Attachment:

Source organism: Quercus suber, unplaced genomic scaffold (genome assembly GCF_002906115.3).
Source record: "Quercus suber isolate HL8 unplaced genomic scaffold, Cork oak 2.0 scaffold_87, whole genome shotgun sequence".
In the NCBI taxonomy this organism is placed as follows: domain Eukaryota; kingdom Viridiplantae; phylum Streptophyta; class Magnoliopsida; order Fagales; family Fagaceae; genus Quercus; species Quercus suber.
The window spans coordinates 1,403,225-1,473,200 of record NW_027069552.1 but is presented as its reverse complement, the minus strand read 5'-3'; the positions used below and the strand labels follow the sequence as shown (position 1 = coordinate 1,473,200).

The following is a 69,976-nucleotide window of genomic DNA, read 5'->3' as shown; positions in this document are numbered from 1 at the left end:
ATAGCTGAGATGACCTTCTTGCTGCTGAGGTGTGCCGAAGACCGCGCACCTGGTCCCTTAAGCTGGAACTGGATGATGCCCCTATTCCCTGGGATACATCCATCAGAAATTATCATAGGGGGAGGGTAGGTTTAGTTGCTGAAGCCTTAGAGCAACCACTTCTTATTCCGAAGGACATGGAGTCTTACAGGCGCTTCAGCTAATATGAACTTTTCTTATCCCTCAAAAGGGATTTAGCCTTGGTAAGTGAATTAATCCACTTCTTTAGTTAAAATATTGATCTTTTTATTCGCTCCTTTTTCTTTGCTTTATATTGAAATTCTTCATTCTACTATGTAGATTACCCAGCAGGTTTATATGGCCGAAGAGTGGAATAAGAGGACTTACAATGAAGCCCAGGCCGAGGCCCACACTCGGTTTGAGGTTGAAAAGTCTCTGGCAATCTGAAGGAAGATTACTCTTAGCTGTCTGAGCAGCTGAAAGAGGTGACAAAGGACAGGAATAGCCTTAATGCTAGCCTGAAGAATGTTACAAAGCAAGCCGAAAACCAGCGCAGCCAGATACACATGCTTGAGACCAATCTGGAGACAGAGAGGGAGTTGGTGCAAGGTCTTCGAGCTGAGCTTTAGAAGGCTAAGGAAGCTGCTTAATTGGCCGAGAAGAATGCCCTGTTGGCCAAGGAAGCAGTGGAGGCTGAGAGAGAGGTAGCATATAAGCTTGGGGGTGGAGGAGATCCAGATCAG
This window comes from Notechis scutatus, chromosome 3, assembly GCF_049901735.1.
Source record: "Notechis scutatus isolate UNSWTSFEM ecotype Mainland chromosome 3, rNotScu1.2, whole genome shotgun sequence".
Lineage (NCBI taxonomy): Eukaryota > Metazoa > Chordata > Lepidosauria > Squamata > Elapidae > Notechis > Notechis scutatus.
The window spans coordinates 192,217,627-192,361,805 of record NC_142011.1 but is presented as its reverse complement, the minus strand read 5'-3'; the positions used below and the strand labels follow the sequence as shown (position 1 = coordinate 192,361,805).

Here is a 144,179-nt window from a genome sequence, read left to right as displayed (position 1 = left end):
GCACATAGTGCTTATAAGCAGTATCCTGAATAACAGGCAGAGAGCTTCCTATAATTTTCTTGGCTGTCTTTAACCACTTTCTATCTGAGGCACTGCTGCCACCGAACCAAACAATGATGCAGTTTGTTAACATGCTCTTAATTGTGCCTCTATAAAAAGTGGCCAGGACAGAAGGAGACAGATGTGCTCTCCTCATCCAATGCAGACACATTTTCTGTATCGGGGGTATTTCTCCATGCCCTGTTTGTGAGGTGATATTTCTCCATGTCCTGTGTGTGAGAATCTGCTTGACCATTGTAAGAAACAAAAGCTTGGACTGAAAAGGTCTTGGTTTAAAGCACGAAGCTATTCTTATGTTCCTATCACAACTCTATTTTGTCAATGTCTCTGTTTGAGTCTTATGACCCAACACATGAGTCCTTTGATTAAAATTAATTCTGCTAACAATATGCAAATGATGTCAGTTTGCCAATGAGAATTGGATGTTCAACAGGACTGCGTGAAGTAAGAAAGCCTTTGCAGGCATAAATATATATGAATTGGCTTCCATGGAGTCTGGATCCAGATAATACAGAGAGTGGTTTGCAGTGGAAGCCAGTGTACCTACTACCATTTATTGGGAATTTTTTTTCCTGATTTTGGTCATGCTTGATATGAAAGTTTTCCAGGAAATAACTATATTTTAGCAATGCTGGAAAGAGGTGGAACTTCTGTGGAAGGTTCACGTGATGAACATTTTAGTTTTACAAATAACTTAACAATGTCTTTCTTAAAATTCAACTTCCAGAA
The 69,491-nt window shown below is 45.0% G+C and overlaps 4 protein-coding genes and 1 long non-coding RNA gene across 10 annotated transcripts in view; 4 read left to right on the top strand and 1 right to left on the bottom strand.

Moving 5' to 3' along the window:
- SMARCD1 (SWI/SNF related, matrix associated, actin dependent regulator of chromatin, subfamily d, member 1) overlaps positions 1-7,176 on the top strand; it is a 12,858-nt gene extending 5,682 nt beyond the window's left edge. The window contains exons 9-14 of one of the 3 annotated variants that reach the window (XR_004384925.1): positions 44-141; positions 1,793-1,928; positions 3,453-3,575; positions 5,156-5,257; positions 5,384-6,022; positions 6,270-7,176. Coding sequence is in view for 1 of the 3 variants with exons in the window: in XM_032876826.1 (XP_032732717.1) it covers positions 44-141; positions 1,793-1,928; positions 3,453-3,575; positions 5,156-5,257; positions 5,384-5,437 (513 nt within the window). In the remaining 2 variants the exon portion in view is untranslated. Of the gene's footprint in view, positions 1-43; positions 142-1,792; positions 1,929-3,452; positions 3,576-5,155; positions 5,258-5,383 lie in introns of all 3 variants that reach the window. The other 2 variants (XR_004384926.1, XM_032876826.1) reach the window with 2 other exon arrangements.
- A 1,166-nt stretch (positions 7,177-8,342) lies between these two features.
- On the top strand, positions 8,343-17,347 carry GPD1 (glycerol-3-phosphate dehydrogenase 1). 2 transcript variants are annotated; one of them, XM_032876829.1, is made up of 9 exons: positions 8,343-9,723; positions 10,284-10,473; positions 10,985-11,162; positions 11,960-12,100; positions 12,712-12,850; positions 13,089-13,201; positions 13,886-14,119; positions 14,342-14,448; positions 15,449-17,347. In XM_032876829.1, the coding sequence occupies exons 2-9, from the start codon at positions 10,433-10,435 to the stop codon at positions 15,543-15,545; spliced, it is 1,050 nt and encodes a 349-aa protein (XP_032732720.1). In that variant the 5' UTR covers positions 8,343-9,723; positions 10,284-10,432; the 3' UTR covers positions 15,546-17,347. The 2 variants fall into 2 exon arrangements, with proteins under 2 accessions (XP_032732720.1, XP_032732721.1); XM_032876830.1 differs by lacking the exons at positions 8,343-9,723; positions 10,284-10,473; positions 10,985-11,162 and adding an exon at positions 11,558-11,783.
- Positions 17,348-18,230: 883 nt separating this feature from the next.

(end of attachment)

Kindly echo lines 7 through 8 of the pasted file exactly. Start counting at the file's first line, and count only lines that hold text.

This window comes from Notechis scutatus, chromosome 3, assembly GCF_049901735.1.
Source record: "Notechis scutatus isolate UNSWTSFEM ecotype Mainland chromosome 3, rNotScu1.2, whole genome shotgun sequence".